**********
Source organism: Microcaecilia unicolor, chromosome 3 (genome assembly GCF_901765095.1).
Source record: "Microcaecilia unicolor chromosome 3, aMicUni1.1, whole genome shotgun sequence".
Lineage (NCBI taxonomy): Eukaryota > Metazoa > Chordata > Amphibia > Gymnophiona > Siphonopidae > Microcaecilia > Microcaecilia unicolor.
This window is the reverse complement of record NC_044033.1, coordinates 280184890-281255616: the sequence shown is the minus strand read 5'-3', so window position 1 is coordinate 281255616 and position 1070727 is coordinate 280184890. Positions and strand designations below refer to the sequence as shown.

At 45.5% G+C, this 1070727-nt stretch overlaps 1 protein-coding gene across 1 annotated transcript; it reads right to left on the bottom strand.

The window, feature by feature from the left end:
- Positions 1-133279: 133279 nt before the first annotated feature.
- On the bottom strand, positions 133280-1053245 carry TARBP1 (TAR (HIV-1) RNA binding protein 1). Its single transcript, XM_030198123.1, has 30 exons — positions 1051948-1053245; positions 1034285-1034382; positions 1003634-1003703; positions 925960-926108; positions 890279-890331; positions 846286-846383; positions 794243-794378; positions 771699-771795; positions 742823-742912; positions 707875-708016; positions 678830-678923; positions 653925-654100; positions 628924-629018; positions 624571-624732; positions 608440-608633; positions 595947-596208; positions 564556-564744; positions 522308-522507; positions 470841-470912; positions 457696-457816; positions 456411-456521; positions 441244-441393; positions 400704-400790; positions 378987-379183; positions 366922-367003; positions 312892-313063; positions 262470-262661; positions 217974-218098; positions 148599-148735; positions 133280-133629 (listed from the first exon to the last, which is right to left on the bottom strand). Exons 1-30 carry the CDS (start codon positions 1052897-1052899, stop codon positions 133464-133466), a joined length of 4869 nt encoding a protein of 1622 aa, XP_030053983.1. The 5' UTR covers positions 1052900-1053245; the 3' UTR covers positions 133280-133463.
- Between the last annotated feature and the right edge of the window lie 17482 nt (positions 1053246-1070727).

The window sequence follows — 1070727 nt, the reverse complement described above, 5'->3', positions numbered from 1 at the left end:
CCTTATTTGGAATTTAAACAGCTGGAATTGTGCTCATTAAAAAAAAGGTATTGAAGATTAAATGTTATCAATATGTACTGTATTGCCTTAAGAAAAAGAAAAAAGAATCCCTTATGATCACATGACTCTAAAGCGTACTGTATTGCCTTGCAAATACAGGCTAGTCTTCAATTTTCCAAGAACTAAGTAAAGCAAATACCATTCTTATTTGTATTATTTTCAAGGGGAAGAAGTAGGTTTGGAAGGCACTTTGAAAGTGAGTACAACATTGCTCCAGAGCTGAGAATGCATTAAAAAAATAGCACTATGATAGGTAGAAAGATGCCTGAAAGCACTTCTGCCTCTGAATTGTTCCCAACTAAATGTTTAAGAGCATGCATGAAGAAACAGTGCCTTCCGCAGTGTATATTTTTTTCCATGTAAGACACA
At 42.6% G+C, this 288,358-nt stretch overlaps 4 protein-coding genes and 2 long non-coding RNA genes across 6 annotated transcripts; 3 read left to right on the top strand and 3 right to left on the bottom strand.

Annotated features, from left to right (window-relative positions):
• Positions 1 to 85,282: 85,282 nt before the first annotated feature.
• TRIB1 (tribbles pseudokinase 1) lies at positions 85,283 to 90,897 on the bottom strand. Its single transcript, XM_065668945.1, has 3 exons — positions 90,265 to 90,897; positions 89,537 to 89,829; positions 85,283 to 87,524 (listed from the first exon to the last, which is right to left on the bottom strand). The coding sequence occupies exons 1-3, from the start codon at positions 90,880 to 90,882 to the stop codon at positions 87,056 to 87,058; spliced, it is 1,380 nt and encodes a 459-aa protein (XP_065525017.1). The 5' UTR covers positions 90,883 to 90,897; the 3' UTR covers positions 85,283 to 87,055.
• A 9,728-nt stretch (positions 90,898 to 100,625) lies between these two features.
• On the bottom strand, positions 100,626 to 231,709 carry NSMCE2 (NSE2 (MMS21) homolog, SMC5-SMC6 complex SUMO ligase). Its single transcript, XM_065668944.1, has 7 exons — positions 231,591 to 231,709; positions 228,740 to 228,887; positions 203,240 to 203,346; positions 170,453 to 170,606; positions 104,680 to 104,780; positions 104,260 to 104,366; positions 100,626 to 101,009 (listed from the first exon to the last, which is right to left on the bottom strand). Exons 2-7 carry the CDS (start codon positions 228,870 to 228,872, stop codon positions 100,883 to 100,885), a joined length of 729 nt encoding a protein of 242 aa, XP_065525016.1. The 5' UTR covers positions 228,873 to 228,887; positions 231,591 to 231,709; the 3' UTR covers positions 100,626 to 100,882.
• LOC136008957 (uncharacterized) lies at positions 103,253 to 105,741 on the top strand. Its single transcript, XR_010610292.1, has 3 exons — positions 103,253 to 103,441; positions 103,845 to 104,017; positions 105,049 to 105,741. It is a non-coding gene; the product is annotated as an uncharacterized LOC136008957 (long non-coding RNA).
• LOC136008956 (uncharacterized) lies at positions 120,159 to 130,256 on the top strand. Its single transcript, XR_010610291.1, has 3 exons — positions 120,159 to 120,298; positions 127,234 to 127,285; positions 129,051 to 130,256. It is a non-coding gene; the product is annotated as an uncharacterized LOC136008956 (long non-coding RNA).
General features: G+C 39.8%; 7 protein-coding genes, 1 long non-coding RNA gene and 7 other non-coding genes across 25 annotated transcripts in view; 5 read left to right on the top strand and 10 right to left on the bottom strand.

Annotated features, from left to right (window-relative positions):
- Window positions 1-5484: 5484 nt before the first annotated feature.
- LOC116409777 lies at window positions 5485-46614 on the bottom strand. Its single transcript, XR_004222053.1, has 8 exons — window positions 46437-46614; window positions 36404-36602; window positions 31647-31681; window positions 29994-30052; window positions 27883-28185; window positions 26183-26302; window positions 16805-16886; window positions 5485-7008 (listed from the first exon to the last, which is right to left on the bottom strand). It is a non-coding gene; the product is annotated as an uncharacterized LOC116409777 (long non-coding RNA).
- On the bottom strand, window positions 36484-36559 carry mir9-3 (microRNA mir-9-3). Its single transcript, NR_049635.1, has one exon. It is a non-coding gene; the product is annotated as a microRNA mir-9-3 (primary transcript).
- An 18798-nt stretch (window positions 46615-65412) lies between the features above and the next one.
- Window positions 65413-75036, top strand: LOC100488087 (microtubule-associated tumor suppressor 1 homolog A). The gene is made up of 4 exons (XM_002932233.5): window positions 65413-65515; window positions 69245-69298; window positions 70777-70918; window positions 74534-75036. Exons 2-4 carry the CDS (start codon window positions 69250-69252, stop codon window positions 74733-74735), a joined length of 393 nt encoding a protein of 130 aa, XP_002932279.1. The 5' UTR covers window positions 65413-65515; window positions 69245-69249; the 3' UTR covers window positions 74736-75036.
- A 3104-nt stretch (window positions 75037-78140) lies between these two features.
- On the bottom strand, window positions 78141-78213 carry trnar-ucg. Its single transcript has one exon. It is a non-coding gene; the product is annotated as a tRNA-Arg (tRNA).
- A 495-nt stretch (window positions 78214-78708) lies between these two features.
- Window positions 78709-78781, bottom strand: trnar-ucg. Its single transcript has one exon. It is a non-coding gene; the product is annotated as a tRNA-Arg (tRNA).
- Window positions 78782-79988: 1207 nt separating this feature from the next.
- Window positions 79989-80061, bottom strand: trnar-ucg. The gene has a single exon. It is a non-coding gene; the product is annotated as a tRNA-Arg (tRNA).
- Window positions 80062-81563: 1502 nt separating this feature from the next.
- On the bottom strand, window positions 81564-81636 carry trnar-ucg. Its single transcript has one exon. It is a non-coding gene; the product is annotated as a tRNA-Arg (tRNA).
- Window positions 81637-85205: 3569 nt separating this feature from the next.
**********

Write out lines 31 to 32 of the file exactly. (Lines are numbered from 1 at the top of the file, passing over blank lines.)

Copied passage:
- Window positions 78782-79988: 1207 nt separating this feature from the next.
- Window positions 79989-80061, bottom strand: trnar-ucg. The gene has a single exon. It is a non-coding gene; the product is annotated as a tRNA-Arg (tRNA).